Reconsidering the Sources of the Self in the Ancient, Medieval, and Early Modern Periods

The Hesychast Self: Interiority and embodied perfection in the anthropology of Gregory Palamas
Alexis Torrance, Notre Dame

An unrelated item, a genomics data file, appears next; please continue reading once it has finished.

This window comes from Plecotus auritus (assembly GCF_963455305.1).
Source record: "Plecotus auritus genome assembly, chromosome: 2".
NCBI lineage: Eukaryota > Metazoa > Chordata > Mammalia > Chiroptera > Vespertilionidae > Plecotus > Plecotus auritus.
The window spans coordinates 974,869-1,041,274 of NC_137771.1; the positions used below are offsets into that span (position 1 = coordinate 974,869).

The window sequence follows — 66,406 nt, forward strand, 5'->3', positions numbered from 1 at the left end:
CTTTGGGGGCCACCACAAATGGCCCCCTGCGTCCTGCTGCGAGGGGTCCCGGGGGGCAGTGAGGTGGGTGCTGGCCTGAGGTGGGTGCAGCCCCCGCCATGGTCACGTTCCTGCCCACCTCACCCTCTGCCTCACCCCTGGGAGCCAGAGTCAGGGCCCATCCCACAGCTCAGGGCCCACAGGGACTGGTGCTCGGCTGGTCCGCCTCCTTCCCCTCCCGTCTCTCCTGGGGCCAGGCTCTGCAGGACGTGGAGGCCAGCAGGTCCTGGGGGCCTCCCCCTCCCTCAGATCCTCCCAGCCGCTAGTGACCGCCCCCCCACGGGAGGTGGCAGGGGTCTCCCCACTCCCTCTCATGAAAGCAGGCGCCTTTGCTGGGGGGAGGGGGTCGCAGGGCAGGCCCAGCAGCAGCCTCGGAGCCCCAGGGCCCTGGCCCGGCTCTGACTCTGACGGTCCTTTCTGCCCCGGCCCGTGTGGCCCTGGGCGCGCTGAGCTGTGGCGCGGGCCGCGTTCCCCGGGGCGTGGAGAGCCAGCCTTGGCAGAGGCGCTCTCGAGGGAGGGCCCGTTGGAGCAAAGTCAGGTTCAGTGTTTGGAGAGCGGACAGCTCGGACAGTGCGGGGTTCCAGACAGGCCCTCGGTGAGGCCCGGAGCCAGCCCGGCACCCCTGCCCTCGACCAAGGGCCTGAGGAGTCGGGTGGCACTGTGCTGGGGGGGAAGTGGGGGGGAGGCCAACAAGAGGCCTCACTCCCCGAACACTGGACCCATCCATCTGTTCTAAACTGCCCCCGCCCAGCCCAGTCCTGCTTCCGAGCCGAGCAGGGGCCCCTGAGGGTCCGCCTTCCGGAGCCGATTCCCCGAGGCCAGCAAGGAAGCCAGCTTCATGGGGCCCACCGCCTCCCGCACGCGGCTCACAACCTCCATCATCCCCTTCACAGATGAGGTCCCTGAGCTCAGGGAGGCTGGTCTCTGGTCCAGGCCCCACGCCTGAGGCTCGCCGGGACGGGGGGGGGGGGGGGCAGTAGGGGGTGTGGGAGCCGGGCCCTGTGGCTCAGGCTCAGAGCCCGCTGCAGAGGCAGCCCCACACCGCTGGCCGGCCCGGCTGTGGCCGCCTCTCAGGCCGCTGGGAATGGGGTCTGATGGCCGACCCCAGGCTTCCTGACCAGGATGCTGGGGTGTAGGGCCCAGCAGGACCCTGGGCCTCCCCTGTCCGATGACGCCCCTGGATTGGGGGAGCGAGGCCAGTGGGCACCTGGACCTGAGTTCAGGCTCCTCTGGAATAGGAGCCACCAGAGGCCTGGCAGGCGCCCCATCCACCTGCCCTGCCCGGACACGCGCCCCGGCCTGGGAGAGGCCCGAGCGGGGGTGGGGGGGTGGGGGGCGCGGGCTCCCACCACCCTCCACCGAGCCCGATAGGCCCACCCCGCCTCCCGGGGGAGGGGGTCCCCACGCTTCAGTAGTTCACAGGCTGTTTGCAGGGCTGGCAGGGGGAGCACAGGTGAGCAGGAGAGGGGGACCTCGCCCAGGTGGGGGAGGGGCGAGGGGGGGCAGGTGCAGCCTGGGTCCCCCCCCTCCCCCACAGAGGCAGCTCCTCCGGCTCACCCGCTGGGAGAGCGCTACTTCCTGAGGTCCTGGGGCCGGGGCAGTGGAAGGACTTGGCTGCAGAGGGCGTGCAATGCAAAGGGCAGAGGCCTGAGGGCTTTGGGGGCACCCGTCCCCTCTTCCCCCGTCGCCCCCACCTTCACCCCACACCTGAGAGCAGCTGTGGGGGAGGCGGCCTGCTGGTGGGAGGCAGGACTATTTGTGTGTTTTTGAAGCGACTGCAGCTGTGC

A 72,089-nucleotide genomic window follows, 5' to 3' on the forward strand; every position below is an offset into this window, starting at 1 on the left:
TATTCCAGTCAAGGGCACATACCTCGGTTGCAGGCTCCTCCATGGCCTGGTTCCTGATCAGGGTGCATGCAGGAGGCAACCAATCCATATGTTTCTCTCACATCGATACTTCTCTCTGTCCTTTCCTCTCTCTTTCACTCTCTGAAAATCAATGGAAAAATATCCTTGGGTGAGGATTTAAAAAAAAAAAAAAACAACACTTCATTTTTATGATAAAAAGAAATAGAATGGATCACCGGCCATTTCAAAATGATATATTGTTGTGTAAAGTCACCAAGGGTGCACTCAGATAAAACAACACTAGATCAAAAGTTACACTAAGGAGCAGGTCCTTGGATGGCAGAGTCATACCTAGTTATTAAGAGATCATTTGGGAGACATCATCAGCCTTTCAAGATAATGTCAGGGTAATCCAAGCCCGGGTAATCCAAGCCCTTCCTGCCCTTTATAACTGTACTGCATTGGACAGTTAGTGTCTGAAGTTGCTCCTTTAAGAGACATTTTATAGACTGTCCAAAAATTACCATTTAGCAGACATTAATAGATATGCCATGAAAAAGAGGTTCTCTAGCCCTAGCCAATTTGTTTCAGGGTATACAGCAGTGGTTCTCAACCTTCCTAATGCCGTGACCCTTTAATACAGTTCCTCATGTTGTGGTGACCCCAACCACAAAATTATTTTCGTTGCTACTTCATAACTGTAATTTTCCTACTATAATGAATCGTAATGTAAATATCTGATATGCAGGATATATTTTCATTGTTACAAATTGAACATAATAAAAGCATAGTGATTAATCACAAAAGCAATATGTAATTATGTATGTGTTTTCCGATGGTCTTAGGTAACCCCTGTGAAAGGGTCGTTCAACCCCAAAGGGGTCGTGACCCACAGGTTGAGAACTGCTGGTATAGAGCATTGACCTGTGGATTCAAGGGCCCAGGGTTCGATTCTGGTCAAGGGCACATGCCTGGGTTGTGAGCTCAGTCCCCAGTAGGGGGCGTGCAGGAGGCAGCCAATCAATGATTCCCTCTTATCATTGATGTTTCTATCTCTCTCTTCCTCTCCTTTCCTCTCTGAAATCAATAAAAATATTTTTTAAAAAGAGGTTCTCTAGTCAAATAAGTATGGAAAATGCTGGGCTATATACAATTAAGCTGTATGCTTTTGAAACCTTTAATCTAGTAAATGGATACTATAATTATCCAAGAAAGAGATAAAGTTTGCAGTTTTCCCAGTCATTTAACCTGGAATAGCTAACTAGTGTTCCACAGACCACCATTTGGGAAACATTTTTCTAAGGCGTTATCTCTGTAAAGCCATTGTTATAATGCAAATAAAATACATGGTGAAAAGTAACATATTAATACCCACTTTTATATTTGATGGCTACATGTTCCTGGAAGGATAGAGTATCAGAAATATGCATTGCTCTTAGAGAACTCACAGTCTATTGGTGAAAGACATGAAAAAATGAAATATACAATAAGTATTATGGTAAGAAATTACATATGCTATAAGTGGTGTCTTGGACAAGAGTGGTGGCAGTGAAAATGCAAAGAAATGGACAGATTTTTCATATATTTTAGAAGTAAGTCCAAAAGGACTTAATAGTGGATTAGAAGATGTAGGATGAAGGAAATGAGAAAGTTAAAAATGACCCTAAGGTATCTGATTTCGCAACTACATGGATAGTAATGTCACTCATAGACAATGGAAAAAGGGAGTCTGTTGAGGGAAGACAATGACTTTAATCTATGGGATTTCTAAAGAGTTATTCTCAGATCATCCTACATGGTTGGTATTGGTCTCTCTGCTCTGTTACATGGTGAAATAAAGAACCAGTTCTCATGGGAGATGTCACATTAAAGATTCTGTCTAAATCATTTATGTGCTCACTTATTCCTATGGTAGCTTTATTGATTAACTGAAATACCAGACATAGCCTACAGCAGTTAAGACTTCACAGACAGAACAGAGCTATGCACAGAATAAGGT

The late Byzantine theologian and churchman Gregory Palamas (1296–1359) is perhaps best known for his ardent and wide-ranging defense of the monastic life of stillness (hesychia) against its detractors. What began as a rather insular discussion on a seemingly obscure matter quickly gripped the ecclesiastical and even political realities of Byzantium. Among the issues at stake was the identity and destiny of the embodied human self as it relates both upwards (to God) and downwards (towards its body and the material world as a whole). In the face of criticisms regarding the claim that hesychastic monks could experience God not only “intelligibly” in their souls but also in their bodies, Palamas attempts to build a synthetic account of biblical and patristic anthropology that counters these criticisms. In doing so, he offers a relatively detailed and influential account of the human self that both asserts several classical and patristic tropes (e.g. the tripartite soul, the primacy of the nous, the body as the lower “yokefellow” of the soul) while also deploying a range of philosophical and theological arguments to uphold the significance of the body as integral and even fundamental to the identity and destiny of the human self.

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